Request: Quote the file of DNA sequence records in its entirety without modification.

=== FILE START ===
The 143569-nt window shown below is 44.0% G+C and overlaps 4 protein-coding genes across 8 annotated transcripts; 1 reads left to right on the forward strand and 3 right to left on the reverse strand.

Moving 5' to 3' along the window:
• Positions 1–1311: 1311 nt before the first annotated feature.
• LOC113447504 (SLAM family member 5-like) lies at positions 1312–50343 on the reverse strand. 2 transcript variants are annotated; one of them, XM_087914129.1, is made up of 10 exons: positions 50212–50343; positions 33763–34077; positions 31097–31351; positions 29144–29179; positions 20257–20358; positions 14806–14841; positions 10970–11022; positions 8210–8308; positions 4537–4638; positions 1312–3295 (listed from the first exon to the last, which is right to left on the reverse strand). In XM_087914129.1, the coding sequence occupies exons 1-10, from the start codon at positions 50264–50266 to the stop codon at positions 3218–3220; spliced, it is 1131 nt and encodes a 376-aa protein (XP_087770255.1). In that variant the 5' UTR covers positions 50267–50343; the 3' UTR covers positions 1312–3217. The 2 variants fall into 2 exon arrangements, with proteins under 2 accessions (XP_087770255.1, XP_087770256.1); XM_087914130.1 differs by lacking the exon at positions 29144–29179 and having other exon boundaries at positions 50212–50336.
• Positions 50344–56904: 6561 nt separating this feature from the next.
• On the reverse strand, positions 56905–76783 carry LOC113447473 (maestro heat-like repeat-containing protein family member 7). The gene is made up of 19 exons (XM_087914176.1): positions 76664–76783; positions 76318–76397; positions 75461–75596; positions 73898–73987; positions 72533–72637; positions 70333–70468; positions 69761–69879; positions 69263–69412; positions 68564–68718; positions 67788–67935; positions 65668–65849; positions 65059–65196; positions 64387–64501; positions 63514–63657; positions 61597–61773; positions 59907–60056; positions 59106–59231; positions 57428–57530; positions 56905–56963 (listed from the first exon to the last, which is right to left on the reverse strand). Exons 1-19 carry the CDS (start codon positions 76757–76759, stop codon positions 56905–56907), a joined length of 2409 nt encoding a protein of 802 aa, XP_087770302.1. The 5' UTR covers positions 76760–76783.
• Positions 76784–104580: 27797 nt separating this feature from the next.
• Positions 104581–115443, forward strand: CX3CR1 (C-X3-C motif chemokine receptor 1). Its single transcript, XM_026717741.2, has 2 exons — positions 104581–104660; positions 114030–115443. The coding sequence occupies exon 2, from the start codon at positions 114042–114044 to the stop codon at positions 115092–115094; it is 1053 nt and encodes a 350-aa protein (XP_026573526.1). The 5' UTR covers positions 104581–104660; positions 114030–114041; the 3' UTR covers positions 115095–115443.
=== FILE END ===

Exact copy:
The 143569-nt window shown below is 44.0% G+C and overlaps 4 protein-coding genes across 8 annotated transcripts; 1 reads left to right on the forward strand and 3 right to left on the reverse strand.

Moving 5' to 3' along the window:
• Positions 1–1311: 1311 nt before the first annotated feature.
• LOC113447504 (SLAM family member 5-like) lies at positions 1312–50343 on the reverse strand. 2 transcript variants are annotated; one of them, XM_087914129.1, is made up of 10 exons: positions 50212–50343; positions 33763–34077; positions 31097–31351; positions 29144–29179; positions 20257–20358; positions 14806–14841; positions 10970–11022; positions 8210–8308; positions 4537–4638; positions 1312–3295 (listed from the first exon to the last, which is right to left on the reverse strand). In XM_087914129.1, the coding sequence occupies exons 1-10, from the start codon at positions 50264–50266 to the stop codon at positions 3218–3220; spliced, it is 1131 nt and encodes a 376-aa protein (XP_087770255.1). In that variant the 5' UTR covers positions 50267–50343; the 3' UTR covers positions 1312–3217. The 2 variants fall into 2 exon arrangements, with proteins under 2 accessions (XP_087770255.1, XP_087770256.1); XM_087914130.1 differs by lacking the exon at positions 29144–29179 and having other exon boundaries at positions 50212–50336.
• Positions 50344–56904: 6561 nt separating this feature from the next.
• On the reverse strand, positions 56905–76783 carry LOC113447473 (maestro heat-like repeat-containing protein family member 7). The gene is made up of 19 exons (XM_087914176.1): positions 76664–76783; positions 76318–76397; positions 75461–75596; positions 73898–73987; positions 72533–72637; positions 70333–70468; positions 69761–69879; positions 69263–69412; positions 68564–68718; positions 67788–67935; positions 65668–65849; positions 65059–65196; positions 64387–64501; positions 63514–63657; positions 61597–61773; positions 59907–60056; positions 59106–59231; positions 57428–57530; positions 56905–56963 (listed from the first exon to the last, which is right to left on the reverse strand). Exons 1-19 carry the CDS (start codon positions 76757–76759, stop codon positions 56905–56907), a joined length of 2409 nt encoding a protein of 802 aa, XP_087770302.1. The 5' UTR covers positions 76760–76783.
• Positions 76784–104580: 27797 nt separating this feature from the next.
• Positions 104581–115443, forward strand: CX3CR1 (C-X3-C motif chemokine receptor 1). Its single transcript, XM_026717741.2, has 2 exons — positions 104581–104660; positions 114030–115443. The coding sequence occupies exon 2, from the start codon at positions 114042–114044 to the stop codon at positions 115092–115094; it is 1053 nt and encodes a 350-aa protein (XP_026573526.1). The 5' UTR covers positions 104581–104660; positions 114030–114041; the 3' UTR covers positions 115095–115443.